Erin Keane (CNF, P, PrWr) launched her debut memoir in essays, Runaway: Notes on the Myths That Made Me, on September 27 at Carmichael’s Bookstore in Louisville with a reading and conversation with Katy Yocom, followed by a signing and panel event at The Strand in New York. She’s out on a book tour now (full book tour schedule here) and would love to see you. For Runaway, Erin has been interviewed by The Cut, LitHub’s Author Questionnaire, and the podcast The Perks of Being a Book Lover. Runaway has been reviewed in the LA Times, excerpted in LitHub, and selected for a number of Most Anticipated lists, including Garden & Gun’s Southerners’ Big Fall Reading List.

Robin Lippincott’s (CNF, F) hybrid piece, “Front Porch,” was published in the museum of americana, Issue 28, which goes live in October. Robin wrote “Front Porch” in response to a prompt he gave the students in his 2021 SpaldingCon flash fiction/CNF generative workshop.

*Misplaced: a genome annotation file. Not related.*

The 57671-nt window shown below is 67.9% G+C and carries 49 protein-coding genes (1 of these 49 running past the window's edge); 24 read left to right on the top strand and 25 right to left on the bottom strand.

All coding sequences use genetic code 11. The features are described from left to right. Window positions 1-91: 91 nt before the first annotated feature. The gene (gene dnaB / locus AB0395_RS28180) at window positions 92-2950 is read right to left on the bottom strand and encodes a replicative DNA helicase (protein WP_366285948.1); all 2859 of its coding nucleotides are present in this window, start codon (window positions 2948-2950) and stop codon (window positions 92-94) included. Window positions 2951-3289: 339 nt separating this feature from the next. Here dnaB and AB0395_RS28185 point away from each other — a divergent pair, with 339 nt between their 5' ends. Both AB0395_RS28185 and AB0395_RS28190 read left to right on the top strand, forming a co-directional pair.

Lesléa Newman (W4CYA) is thrilled that her latest poetry collection, a memoir-in-verse (written for adults) titled I Wish My Father, has received a Massachusetts Poetry Book Honor. She is also excited to announce that her children’s book Heather Has Two Mommies was named by Book Riot as one of the “Best Children’s Books of All Time.”

Katy Yocom (F’03, associate director) was in conversation with Cynthia Newberry Martin, author of Tidal Flats, at Carmichael’s Bookstore on August 25, and with Spalding’s own Erin Keane, also at Carmichael’s, on September 27 for the launch of Erin’s memoir in essays, Runaway: Notes on the Myths that Made Me. The next day, she attended the Louisville launch of Silas House’s newest novel, Lark Ascending. Katy, Erin, and Silas were Spalding MFA students together, many years ago.